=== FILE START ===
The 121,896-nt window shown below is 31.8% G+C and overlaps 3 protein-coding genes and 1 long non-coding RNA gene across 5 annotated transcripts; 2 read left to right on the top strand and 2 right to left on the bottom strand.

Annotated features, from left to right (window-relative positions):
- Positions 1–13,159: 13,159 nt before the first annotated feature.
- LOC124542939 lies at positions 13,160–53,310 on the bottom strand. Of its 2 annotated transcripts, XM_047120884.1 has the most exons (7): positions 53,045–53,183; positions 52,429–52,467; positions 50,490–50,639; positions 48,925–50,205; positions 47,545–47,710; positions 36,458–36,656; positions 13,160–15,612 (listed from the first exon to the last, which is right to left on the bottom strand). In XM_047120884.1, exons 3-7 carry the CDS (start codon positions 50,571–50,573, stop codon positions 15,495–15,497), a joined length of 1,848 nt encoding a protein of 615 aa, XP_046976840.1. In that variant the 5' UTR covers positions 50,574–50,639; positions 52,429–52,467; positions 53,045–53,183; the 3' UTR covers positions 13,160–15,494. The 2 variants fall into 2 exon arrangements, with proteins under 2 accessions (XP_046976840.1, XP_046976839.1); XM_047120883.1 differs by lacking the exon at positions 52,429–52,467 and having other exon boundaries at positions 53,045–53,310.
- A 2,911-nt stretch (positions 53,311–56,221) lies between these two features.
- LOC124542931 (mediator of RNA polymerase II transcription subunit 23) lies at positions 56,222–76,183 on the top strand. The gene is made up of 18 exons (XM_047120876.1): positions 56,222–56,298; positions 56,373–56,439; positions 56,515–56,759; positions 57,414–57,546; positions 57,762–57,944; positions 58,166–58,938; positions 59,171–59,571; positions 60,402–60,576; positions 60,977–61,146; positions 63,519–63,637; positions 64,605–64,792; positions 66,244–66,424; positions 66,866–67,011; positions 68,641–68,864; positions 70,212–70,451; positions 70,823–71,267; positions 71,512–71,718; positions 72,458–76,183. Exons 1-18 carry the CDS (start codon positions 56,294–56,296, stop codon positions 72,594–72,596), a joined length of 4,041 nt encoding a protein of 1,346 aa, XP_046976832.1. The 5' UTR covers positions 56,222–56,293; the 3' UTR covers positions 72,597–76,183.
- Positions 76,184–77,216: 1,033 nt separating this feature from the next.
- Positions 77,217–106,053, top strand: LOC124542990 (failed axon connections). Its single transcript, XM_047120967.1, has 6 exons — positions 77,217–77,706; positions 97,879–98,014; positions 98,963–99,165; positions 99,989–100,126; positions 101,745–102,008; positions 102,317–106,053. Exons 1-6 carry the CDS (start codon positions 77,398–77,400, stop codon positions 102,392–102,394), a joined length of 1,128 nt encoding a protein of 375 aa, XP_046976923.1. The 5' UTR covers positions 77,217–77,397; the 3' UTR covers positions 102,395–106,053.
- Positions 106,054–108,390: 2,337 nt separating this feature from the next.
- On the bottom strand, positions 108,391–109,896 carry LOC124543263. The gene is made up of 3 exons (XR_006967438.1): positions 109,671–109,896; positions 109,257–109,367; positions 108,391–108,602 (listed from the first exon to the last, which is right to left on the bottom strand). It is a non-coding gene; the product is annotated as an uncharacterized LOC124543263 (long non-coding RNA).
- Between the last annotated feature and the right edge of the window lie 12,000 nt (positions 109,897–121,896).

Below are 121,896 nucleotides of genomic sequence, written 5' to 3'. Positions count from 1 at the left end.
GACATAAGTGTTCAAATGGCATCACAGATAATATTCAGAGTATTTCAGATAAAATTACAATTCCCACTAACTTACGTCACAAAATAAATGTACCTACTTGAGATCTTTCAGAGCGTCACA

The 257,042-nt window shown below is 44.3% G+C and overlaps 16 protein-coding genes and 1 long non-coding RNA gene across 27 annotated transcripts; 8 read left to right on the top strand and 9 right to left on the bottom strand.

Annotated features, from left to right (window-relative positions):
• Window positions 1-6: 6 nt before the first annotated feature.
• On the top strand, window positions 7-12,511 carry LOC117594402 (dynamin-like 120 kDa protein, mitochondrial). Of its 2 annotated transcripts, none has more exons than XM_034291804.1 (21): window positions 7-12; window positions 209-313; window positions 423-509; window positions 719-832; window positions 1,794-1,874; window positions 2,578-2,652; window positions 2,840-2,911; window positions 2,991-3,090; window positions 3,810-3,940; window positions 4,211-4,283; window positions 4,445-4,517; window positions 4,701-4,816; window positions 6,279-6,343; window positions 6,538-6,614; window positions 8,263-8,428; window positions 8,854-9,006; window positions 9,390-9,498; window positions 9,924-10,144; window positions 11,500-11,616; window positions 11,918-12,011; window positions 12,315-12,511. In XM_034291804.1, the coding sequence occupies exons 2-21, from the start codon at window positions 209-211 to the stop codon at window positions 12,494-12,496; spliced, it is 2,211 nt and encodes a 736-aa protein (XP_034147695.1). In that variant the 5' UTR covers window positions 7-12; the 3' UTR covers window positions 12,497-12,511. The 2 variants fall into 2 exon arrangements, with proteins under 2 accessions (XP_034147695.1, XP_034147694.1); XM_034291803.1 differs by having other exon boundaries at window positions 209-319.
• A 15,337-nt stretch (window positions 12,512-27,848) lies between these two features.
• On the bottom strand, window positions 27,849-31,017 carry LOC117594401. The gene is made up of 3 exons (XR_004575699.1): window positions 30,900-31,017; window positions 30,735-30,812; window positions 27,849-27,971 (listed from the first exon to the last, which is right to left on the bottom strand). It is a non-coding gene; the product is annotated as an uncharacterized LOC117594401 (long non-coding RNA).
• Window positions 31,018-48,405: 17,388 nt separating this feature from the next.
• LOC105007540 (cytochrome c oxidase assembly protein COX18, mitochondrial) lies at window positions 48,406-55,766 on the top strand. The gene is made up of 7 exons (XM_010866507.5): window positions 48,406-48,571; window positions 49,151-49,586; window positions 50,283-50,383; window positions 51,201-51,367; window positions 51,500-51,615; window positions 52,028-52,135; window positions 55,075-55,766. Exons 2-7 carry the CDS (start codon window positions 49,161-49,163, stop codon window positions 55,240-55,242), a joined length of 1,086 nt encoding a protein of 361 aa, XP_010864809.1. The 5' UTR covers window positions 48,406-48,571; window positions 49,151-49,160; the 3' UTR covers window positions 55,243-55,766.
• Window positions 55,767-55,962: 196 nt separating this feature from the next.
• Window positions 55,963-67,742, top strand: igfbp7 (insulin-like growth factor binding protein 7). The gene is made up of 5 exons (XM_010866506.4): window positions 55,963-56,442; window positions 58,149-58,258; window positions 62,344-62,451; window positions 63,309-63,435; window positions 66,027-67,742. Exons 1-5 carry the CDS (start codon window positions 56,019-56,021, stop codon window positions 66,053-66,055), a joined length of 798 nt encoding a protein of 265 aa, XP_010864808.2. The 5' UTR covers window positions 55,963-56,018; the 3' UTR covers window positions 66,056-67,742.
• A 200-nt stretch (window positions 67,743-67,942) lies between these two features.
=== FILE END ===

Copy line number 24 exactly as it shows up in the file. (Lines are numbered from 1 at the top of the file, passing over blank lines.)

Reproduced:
• A 200-nt stretch (window positions 67,743-67,942) lies between these two features.